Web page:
From the Mohanbari airport, take public transport to Pasighat(located at a distance of 154 km from Dibrugarh.)
From the Lilabari airport, take public transport to Itanagar (located at a distance of 70 km from North Lakhimpur.)
Additionally, you can take the Helicopter service from Guwahati to Naharlagun and then proceed to Itanagar. You can also take the Helicopter service from Naharlagun to Along.

Accommodation in Mechuka

There are a lot of budget homestays in Menchukha and they are quite good. Do not expect luxury. These are budget homestays offering the basic amenities. I would recommend the Grace Home Stay located near the Mechukha police station. They had cosy wooden rooms with double beds and attached bathrooms. The food they served was amazing. We paid 800 rupees per night for a room where 4 people could be accommodated.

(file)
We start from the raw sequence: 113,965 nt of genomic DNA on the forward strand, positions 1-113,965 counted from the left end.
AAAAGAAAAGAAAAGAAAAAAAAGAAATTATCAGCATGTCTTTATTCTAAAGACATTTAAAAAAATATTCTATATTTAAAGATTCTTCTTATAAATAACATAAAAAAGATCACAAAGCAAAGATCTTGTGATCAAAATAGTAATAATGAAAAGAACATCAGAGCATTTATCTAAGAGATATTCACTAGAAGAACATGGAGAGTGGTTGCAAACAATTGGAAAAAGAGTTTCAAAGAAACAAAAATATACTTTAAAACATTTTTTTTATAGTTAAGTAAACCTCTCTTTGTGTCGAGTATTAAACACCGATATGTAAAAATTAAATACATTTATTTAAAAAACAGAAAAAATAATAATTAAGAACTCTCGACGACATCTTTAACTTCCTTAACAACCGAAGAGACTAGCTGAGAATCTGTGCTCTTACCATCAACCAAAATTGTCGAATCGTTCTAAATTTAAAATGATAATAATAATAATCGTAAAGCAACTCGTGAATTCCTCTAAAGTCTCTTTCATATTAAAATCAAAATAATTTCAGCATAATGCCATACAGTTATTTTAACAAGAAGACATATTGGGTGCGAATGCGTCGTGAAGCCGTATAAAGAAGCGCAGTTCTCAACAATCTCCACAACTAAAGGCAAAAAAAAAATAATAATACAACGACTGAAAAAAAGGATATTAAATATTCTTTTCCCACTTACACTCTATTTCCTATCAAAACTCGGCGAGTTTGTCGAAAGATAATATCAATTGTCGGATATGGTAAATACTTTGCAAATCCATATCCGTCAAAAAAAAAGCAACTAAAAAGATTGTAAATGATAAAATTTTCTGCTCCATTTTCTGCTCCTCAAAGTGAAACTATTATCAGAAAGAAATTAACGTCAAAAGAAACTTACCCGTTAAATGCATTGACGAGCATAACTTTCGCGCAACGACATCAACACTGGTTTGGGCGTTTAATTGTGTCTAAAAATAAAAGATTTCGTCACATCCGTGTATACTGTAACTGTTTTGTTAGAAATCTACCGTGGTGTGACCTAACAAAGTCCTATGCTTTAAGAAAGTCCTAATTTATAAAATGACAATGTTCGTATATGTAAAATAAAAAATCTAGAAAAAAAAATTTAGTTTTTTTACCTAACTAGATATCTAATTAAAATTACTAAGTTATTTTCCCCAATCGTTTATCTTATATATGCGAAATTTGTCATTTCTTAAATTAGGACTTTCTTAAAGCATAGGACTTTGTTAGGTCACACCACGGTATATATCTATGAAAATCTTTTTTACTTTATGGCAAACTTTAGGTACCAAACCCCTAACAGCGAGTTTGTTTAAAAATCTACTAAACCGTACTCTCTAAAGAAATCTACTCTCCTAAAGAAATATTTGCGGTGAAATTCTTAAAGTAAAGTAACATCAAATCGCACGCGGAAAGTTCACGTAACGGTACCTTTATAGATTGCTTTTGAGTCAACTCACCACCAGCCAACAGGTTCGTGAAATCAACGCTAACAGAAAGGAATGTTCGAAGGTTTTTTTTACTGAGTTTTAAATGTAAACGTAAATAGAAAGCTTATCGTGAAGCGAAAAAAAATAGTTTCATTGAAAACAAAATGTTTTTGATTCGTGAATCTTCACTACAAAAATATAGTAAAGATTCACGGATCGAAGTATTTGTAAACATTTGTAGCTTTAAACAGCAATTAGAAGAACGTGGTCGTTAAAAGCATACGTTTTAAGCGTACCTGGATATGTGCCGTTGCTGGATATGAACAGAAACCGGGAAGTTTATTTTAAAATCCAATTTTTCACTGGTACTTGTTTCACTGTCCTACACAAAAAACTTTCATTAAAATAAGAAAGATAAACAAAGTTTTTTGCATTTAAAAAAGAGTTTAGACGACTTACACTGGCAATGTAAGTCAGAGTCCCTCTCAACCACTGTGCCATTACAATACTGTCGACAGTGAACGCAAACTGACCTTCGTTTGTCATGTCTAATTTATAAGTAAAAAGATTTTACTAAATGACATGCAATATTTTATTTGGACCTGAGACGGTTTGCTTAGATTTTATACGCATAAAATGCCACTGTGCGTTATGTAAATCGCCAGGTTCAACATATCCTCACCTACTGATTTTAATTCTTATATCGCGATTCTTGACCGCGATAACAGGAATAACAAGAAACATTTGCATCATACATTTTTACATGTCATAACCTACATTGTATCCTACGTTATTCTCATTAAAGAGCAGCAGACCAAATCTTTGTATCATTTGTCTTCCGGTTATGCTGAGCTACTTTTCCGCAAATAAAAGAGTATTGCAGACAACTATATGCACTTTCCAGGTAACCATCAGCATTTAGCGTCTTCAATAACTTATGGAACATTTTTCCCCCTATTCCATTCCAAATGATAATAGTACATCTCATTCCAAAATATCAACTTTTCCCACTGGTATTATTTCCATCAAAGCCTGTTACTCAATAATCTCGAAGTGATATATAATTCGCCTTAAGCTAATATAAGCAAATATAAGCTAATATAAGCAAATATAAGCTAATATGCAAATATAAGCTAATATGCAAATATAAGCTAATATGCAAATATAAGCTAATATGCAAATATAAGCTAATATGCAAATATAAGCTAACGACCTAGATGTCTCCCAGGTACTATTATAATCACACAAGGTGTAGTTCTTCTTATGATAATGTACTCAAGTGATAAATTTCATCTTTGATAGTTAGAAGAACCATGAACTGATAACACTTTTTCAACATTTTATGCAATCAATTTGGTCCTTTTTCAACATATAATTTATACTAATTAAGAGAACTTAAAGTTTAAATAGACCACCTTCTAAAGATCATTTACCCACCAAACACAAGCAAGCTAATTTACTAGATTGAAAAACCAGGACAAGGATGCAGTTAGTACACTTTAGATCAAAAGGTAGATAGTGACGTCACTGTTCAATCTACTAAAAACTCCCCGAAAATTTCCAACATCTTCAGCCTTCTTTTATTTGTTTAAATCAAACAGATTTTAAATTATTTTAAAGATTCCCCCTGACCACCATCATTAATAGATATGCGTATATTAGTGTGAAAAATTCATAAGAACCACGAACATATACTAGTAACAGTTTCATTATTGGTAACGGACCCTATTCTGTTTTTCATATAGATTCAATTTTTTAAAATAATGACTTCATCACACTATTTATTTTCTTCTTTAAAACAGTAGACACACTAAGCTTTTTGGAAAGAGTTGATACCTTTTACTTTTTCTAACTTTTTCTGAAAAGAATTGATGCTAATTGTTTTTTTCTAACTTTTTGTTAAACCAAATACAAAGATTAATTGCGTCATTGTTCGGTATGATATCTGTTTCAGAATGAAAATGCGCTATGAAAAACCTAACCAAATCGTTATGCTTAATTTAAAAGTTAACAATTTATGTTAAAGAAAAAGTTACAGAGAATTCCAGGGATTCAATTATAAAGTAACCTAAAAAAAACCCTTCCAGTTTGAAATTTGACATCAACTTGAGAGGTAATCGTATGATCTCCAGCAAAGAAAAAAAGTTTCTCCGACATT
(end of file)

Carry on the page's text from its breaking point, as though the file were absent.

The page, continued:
Also, in Along, you will find budget accommodations. The one we stayed was called Hotel Veggie, located adjacent to the bus station; it was a decent hotel.
Here are the contact details
Y.Koje- 9402474078, 9436621827, 9402058062
I will add pictures of the room and the food when I go into the details of the trip.

Food in Mechuka

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Gayal Meat

You will find small restaurants serving thukpas with noodles, momos, tea, coffee, and chowmein. The food is simple and amazing. The momos I had there were some of the best I have ever had. Additionally, you can buy from the market and cook on your own if you can find a kitchen. Food in homestays is also quite good. The owner of the homestay we stayed in served us a meal of rice, boiled mustard spinach, simple boiled dal, curry of the meat of your choice, and fried potatoes. It was simple and hearty.

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Rice Beer